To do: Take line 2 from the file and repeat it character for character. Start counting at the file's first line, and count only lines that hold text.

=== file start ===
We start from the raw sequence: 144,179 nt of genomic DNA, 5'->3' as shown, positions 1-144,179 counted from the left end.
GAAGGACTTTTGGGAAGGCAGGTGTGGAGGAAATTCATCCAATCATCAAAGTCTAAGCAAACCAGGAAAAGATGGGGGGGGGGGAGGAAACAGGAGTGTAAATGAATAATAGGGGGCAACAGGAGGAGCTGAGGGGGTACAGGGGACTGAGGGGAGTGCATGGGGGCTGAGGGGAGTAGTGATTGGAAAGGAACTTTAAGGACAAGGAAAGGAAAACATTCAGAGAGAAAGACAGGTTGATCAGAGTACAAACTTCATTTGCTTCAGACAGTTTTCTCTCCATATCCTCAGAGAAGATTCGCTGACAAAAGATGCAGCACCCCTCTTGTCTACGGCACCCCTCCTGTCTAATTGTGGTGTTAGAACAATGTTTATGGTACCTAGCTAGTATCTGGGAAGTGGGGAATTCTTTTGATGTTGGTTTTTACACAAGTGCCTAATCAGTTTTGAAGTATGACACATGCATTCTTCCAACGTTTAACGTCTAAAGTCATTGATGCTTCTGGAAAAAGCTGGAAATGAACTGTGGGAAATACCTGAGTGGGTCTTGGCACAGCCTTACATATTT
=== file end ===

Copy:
GAAGGACTTTTGGGAAGGCAGGTGTGGAGGAAATTCATCCAATCATCAAAGTCTAAGCAAACCAGGAAAAGATGGGGGGGGGGGAGGAAACAGGAGTGTAAATGAATAATAGGGGGCAACAGGAGGAGCTGAGGGGGTACAGGGGACTGAGGGGAGTGCATGGGGGCTGAGGGGAGTAGTGATTGGAAAGGAACTTTAAGGACAAGGAAAGGAAAACATTCAGAGAGAAAGACAGGTTGATCAGAGTACAAACTTCATTTGCTTCAGACAGTTTTCTCTCCATATCCTCAGAGAAGATTCGCTGACAAAAGATGCAGCACCCCTCTTGTCTACGGCACCCCTCCTGTCTAATTGTGGTGTTAGAACAATGTTTATGGTACCTAGCTAGTATCTGGGAAGTGGGGAATTCTTTTGATGTTGGTTTTTACACAAGTGCCTAATCAGTTTTGAAGTATGACACATGCATTCTTCCAACGTTTAACGTCTAAAGTCATTGATGCTTCTGGAAAAAGCTGGAAATGAACTGTGGGAAATACCTGAGTGGGTCTTGGCACAGCCTTACATATTT